While some creatures like the Utah prairie dog have been considered to be endangered since 1973 and have shown little signs of population recovery, other living beings like the June sucker are being taken off the endangered species list.

But unfortunately, more species are being added to the list than being taken off. In September 2021, the Center for Biological Diversity petitioned to have the least chub covered by Endangered Species Act protections. And while the U.S. Fish and Wildlife Service has suggested downlisting the razorback sucker fish, environmental groups argue that the move is "irresponsible" and that species should be protected until "the ecosystem that they live in can support self-sustaining populations," per KUER.

Victims in Virginia

In the state of Virginia, ECOS federally classifies up to 71 species as threatened or endangered. Our Community Now lists the Shenandoah Salamander and the Virginia Fringed Mountain Snail as the two most endangered species in the state. The Virginia Fringed Mountain snail was even believed to be extinct until live snails were discovered in 1971.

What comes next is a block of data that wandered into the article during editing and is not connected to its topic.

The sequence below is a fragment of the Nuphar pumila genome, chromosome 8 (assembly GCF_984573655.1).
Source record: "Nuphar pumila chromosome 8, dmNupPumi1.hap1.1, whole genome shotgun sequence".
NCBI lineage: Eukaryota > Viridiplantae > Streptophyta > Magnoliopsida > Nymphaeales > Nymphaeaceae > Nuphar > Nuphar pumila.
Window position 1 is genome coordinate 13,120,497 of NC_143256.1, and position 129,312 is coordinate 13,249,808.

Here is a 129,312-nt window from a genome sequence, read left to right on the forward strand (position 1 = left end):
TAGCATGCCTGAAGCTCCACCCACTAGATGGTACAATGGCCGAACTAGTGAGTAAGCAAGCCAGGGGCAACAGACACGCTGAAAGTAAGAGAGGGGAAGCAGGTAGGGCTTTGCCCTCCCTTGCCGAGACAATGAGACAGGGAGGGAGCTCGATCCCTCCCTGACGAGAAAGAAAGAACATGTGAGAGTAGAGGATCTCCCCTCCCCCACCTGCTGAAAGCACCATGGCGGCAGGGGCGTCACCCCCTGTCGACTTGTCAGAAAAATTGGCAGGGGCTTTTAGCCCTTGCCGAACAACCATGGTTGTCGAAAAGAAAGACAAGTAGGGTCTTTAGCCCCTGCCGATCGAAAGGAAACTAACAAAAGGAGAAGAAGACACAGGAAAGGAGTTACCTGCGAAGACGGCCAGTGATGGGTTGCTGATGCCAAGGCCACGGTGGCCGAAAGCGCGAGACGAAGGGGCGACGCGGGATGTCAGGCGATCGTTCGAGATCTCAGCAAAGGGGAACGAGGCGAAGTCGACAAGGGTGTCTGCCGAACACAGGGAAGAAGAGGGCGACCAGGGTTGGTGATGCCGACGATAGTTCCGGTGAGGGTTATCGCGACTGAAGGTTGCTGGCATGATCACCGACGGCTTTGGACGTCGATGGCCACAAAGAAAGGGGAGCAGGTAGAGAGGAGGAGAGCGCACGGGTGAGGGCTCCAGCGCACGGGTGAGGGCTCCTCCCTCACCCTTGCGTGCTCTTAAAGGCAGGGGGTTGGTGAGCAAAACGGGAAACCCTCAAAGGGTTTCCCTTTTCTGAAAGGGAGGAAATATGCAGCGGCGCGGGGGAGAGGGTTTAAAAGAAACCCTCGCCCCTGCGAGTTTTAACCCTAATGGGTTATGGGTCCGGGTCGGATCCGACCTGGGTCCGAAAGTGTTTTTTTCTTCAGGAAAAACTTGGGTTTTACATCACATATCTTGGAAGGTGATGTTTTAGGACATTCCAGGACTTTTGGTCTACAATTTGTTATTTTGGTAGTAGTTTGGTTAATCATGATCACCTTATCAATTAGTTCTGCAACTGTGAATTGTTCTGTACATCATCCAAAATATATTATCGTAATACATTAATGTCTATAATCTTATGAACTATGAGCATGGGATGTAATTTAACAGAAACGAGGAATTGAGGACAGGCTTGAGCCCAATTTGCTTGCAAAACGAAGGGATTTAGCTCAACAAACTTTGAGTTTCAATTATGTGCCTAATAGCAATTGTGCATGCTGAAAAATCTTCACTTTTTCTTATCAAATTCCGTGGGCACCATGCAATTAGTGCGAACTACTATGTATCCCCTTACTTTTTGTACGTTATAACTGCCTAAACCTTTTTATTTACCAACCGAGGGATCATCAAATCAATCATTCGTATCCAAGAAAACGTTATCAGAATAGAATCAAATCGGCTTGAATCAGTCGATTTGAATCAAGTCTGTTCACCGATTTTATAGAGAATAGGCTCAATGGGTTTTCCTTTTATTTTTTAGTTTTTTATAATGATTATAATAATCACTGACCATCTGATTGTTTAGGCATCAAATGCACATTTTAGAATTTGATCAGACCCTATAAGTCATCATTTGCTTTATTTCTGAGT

According to the Virginia Department of Wildlife Resources, up to 55 different animal species are considered federally endangered, and 82 different animal species are considered endangered at the state level. Much of Virginia's biodiversity is being threatened due to habitat fragmentation, hunting habits, changes in climate conditions, and invasive species, writes Virginia Wildlife Protection.